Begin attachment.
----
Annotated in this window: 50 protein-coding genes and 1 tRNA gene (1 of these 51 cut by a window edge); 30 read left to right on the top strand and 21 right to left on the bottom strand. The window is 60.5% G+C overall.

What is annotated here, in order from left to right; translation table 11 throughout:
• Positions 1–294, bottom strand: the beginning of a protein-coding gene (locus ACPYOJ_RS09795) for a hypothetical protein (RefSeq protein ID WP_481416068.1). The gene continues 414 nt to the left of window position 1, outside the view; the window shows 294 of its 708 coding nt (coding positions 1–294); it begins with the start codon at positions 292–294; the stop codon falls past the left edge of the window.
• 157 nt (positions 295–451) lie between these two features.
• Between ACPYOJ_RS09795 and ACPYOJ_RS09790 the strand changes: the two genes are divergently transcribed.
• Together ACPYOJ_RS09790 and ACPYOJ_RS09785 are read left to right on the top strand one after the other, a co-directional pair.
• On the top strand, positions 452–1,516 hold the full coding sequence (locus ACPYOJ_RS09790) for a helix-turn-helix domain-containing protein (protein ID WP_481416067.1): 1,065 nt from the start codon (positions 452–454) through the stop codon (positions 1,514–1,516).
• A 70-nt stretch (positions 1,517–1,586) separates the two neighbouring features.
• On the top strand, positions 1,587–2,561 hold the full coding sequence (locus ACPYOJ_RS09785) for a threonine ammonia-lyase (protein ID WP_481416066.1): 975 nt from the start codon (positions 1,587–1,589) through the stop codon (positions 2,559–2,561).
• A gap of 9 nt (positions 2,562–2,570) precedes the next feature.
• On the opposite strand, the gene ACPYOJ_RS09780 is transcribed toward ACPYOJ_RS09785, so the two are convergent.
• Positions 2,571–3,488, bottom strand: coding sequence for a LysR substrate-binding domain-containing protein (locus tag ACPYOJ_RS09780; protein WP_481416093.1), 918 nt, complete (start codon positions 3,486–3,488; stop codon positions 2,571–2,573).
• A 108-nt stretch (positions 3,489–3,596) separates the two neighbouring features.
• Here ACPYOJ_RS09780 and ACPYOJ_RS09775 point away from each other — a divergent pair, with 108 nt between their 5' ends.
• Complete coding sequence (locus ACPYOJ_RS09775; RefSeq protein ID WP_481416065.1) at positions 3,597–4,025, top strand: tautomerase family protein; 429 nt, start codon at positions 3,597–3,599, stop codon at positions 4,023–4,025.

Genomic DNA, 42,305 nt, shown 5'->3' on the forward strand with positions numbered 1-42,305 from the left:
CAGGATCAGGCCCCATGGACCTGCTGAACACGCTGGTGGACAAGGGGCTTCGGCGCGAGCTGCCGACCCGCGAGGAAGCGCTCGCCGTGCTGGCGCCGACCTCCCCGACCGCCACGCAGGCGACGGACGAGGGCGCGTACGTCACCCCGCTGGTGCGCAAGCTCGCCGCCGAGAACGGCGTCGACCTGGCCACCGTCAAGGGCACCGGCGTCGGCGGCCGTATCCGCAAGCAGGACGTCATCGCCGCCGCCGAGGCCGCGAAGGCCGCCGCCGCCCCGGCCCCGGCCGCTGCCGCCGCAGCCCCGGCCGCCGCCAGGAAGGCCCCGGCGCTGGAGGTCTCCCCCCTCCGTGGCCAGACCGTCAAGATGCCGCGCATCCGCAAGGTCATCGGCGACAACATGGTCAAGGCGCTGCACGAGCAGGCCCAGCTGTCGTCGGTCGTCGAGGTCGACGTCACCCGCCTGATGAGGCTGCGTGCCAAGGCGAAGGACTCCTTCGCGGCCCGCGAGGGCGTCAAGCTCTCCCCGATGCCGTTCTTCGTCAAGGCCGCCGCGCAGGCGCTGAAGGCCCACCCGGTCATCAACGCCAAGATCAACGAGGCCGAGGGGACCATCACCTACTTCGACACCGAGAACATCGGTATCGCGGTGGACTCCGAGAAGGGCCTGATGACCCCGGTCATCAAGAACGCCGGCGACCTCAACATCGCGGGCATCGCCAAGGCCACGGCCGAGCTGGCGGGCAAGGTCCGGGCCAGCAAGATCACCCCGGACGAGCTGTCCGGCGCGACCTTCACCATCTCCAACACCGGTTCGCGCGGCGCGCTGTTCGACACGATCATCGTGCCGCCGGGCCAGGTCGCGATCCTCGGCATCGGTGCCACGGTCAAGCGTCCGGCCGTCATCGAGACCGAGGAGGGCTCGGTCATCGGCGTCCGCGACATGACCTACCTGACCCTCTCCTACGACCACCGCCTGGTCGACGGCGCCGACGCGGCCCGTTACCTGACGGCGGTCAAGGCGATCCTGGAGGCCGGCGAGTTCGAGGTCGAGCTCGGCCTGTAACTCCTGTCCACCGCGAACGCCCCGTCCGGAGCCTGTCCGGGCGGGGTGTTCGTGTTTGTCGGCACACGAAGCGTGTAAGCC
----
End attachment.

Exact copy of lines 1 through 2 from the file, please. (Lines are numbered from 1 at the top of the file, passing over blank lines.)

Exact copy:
Annotated in this window: 50 protein-coding genes and 1 tRNA gene (1 of these 51 cut by a window edge); 30 read left to right on the top strand and 21 right to left on the bottom strand. The window is 60.5% G+C overall.

What is annotated here, in order from left to right; translation table 11 throughout: